“Today marks the beginning of International Week of the Deaf. Today is extra special as I completed this clinic’s first hearing aid fitting. Emmanuel Mubiana is 8 years old and struggling significantly in grade two of primary school. His parents heard about this clinic and made an appointment as it was becoming increasingly difficult to communicate with their son. Emmanuel was very shy and reserved and getting bullied at school as a result. I assessed Emmanuel 2 weeks ago and found he had a bilateral moderate to severe sensorineural hearing loss, his parents assume this was from birth. Today he was fitted with bilateral digital hearing aids from the hearing aid refurbishment programme (HARP) and he was able to have a conversation with his father without the help of lip-reading for the first time.
“My work since January was meant for moments like today. Emmanuel enjoyed learning how to use his hearing aids and the family understood that this is the start of a new journey for them. They will be back to see me in two weeks’ time for a follow up appointment to check Emmanuel’s progress. It is wonderful to see a project come together and I am really enjoying the day to day clinical life here in University Teaching Hospital’s first audiology department”
John’s Story: Watch new video from our work in Zambia
On Day One of International Week of the Deaf (18th to 24th September 2017) , Sound Seekers are delighted to launch a new video, thanks to our Volunteer Tim Ringger from Sonova and The Hear the World Foundation who helped tell John’s story.
Watch the incredible moment when John, aged 88, gets his hearing back.
Meet John Kaonga from Zambia. He is 88 years old and has 12 children and too many grandchildren to count. John used to work on the farm but is now at home with his family and enjoys gardening at home. John had difficulty hearing for the past year, but didn’t seek any medical help. He relied on lip-reading to understand his family, and people often had to shout to speak to him. His 22 year old grandson heard about the Audiology Services at Ndola Central Hospital in Zambia, established by Sound Seekers. He brought his grandfather in to have his hearing checked.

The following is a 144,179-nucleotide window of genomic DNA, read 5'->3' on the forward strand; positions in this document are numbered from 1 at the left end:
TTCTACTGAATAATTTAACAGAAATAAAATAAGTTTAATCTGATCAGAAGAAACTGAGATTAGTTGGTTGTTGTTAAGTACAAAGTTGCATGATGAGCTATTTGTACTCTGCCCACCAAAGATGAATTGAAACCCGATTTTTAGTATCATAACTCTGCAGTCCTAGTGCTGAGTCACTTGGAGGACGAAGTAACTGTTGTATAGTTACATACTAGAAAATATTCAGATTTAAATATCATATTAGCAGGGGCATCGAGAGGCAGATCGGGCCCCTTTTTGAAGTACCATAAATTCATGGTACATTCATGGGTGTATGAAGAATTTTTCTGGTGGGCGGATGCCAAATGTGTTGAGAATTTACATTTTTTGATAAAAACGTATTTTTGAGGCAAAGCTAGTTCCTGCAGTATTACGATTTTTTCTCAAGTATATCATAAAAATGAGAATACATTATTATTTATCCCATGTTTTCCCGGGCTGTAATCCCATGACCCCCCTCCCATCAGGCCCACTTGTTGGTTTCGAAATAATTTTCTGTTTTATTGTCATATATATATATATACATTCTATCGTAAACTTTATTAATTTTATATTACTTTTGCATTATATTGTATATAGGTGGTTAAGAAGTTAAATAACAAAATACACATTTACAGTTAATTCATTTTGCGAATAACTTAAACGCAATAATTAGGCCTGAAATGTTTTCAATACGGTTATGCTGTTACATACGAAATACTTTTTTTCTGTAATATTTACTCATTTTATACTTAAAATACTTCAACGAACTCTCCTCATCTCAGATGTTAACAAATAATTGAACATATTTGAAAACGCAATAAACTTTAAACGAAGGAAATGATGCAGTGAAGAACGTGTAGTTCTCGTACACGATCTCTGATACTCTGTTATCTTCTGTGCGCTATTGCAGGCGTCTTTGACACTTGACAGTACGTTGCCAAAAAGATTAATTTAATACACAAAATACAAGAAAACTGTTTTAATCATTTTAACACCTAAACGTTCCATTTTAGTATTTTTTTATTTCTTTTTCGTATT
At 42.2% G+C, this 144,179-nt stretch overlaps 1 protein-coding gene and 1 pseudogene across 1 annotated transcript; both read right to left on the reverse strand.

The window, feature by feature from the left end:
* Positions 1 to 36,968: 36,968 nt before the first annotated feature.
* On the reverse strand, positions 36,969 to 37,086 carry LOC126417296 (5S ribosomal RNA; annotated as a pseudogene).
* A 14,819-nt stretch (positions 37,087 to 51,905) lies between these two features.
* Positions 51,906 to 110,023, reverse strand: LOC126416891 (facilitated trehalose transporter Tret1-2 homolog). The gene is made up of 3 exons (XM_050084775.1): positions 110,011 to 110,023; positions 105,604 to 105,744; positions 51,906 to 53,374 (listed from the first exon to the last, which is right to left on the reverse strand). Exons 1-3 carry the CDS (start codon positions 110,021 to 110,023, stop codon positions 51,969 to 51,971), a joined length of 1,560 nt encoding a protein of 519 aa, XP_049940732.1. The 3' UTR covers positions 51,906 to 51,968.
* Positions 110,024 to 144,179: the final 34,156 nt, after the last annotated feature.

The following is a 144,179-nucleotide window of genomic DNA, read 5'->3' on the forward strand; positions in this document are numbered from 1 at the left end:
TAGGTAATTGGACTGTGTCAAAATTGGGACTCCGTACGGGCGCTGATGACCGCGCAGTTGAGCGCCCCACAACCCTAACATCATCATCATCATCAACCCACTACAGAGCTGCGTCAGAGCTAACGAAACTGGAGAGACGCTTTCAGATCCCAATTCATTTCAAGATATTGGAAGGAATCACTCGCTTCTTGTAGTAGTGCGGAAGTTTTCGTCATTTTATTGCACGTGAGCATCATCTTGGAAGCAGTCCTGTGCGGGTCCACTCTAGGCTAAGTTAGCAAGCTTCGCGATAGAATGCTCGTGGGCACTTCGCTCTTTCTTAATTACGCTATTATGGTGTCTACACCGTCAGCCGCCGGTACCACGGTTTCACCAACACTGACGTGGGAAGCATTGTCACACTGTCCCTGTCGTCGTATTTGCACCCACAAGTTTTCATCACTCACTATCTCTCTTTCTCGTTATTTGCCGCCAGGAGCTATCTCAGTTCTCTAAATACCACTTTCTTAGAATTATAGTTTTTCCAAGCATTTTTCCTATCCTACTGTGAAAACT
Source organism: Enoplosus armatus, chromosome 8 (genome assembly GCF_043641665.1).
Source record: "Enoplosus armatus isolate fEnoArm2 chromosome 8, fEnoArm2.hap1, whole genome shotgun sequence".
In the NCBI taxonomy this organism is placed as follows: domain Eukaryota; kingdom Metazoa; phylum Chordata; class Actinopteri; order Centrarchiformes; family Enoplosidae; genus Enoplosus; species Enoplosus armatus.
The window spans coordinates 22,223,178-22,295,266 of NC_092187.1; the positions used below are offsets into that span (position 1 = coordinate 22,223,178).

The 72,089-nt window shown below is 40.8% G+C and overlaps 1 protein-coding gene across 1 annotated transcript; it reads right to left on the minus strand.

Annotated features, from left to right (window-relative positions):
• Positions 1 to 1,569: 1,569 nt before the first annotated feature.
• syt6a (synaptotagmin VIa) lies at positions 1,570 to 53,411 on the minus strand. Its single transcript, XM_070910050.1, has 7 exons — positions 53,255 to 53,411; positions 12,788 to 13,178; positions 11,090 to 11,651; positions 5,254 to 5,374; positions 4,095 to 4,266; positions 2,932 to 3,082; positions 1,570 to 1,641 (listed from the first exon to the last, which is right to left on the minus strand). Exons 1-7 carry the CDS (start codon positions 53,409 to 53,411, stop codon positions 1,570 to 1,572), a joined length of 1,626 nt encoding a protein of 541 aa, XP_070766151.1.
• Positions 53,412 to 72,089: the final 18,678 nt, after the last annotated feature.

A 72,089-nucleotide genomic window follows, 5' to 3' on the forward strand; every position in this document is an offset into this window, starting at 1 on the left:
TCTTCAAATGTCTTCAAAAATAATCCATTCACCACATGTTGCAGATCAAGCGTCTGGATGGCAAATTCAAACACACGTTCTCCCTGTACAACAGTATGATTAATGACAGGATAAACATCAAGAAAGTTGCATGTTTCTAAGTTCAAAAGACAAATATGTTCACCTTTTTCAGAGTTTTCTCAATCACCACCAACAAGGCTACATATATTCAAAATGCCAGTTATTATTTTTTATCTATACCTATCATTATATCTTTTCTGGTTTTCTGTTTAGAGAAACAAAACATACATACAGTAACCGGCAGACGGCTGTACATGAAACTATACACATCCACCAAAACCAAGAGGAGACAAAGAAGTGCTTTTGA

John had his hearing tested by Anita Lungo, whose training as a Hearing Instrument Specialist was sponsored by Sound Seekers in 2016. This was the first time John had his hearing tested. He was diagnosed with severe sensorineural hearing loss in both ears. Within the same morning, Anita was able to take impressions, make ear moulds, and fit and test John with two new hearing aids, donated by Hear the World Foundation. John was amazed he could hear again and said:
“I am very happy and I can now talk to my grandchildren. Now I don’t feel jealous that other people are talking and I was unable to take part in the conversation.
“I can’t believe this!”
Before Sound Seekers’ support there were no audiology services in Ndola. There is a now a fully equipped audiology clinic and an ear mould lab within Ndola Central Hospital, and two trained Hearing Instrument Specialists to deliver much needed ear and hearing health services. The audiology services at Ndola Central Hospital also include a HARK vehicle (Hearing Assessment and Research Clinic) which provides mobile outreach services to remote and rural areas. This year the HARK is focusing on weekly outreach visits to primary schools in Ndola District to screen children for hearing loss. In addition, we have trained 96 community workers in Primary Ear and Hearing Care (PEHC) in Ndola where PEHC training and awareness has been delivered in local schools and health centres.
Sometimes it only take a little to make a huge impact.
Please help change the lives of more people like John.
Wishing our brilliant volunteer Bhavisha all the best as she embarks on her year long trip to Zambia to support our work.
She graduated from University College London in 2012 with a BSc in Audiology and has since worked extensively with both the adult and paediatric population in both private and NHS sectors. Her most recent role was Senior Paediatric Audiologist with Hounslow and Richmond Community NHS trust where she lead hearing assessments of children and young people of all ages, fitted hearing aids and networked with a vast multidisciplinary team to ensure holistic and comprehensive care of children with hearing impairment as well as their families.
She has recently completed her MSc in Advanced Audiology and has previously volunteered in India providing health camps with Raleigh International, fundraised for various charities by running marathons and organised events to raise awareness of hearing impairment. Throughout her experiences she has been inspired to link her passion of audiology and development work together and this lead her to volunteer with Sound Seekers for one year in Zambia from January until December 2017.